a bounce off of support makes sense for two big reasons: it's the spot where shares have the furthest to move up before they hit resistance, and it's the spot where the risk is the least (because shares have the least room to move lower before you know you're wrong).
has been a good proxy for support over the course of the pattern - that's where I'd recommend putting a protective stop on this trade.
Homebuilders have been on fire for the last year, and
is a perfect case in point: shares of the $8 billion company have doubled in the last 12 months. So the question now is whether there's still room for a profit in LEN -- and sources point to "yes."
Lennar spent most of the final quarter of 2012 forming a bullish ascending triangle pattern, a price setup that's formed by a horizontal resistance level above shares and uptrending support below them. As shares bounce in between those two price levels, they're getting squeezed closer and closer to a breakout above resistance; when it happens, we've got a buy signal. For Lennar, that happened as soon as the calendar flipped over to 2013.
Since then, shares have consolidated sideways, throwing back to test newfound support just below $40. Yesterday's push above Lennar's throwback high is basically a secondary buy signal for shares. Yes, you miss out on a couple of points by entering here, but the probability of more upside is magnified by the buying pressure that just got verified at $40.
I'd recommend keeping a protective stop at the 50-day moving average if you decide to jump in here.
Lenna was also featured recently in "
is showing the same setup as Lennar right now, it's just not as far along. Like LEN, SLM is forming an ascending triangle pattern, in this case with horizontal resistance at $17.75. The key difference is that SLM hasn't broken out yet, giving traders a chance to get in earlier after the initial breakout. Even so, it's important not to be early.
With any technical pattern, it's critical to think in terms of buyers and sellers -- not shapes. After all, triangles, wedges, and the like are a good way of describing what's happening on a chart, but they're not the reason why it's tradable. Instead, that all comes down to the supply and demand caused by those buyers and sellers.
The horizontal resistance level at $17.75 in SLM is a place where sellers have previously been more eager to sell and take gains than buyers have been to keep buying. But uptrending support tells us that buyers do have some control over shares at lower levels. The breakout means that buyers were able to absorb all of the excess supply of shares that was sitting above $17.75. Without that price barrier above shares, only then does it make sense to be a buyer.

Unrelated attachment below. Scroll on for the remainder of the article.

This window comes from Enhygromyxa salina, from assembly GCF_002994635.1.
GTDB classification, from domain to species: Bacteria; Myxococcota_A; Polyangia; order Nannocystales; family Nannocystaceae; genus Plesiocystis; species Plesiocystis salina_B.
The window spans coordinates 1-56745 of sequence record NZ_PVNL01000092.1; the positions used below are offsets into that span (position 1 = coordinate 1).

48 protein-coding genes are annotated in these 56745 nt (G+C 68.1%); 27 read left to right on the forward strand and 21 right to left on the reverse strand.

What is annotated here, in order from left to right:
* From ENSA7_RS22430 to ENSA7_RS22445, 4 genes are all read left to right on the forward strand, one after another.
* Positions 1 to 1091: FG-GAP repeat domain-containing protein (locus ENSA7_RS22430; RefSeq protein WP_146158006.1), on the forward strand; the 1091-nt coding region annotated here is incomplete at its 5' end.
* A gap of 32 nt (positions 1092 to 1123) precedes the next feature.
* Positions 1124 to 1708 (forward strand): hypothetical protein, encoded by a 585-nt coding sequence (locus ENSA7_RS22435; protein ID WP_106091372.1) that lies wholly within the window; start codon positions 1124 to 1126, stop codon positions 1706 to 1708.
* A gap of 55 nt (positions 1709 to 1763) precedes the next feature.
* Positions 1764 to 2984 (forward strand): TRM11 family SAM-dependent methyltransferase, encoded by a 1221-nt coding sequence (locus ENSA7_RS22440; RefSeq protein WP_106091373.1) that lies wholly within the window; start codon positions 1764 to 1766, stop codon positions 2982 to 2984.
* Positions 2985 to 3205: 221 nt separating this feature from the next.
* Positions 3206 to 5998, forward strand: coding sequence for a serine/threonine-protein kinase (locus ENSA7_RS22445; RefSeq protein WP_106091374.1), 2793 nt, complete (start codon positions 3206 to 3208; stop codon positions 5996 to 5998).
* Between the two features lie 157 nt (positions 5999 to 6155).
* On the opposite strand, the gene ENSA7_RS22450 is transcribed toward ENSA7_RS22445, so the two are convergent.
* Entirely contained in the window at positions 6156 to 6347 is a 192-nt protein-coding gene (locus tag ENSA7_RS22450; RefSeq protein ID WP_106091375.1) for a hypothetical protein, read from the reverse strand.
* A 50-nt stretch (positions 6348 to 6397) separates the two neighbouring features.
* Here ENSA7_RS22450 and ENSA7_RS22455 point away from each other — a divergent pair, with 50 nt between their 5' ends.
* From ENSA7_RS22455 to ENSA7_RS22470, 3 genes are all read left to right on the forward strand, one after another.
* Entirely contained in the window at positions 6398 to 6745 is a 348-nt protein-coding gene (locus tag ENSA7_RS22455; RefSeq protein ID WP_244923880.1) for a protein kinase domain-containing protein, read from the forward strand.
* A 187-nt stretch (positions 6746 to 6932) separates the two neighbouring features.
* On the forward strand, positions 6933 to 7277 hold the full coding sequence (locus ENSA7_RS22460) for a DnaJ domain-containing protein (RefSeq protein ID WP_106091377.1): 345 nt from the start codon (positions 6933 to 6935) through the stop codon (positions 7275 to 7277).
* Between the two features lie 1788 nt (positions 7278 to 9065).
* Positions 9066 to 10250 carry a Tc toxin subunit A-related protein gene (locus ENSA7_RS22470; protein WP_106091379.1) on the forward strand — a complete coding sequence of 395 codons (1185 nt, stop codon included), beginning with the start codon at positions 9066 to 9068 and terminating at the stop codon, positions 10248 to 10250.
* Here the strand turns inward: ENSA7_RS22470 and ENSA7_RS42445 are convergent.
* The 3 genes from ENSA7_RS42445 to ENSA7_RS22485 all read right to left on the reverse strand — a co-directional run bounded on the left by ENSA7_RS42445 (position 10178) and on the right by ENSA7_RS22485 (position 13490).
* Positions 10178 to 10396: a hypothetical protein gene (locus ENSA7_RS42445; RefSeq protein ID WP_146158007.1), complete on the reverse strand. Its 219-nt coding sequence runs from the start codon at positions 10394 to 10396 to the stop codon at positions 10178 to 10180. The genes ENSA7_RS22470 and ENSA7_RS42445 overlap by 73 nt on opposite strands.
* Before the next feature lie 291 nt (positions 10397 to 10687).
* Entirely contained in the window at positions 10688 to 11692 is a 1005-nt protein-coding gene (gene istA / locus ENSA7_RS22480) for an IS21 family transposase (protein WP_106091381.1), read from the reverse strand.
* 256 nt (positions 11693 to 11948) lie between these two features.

Bottom line: Don't be early on this trade.
The old adage goes that "it's a market of stocks, not a stock market," so it stands to reason that we're rounding out our list with a bearish setup. The stock in question is
, the $60 billion big pharma firm. While Lilly has managed an impressive 31% rally in the last six months, the setup in shares suggests that it's coming to an end.
Lilly is making a double top pattern right now, a setup that's formed by two swing highs that come in at approximately the same price level. The tops are separated by a swing low that's the breakdown level for the pattern. A move below that low triggers the sell signal in shares. For LLY, that sell signal comes on a move below $46.
When and if that move happens, it makes sense to either sell or short shares -- that said, this bearish chart is broken on a move above top 1. Shareholders had better hope that the latter ends up happening to this stock.
To see this week's trades in action, check out this week's
-- Written by Jonas Elmerraji in Baltimore.
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At the time of publication, author had no positions in stocks mentioned. Jonas Elmerraji, CMT, is a senior market analyst at Agora Financial in Baltimore and a contributor to
. Before that, he managed a portfolio of stocks for an investment advisory returned 15% in 2008. He has been featured in
Investor's Business Daily
, and on
Jonas holds a degree in financial economics from UMBC and the Chartered Market Technician designation.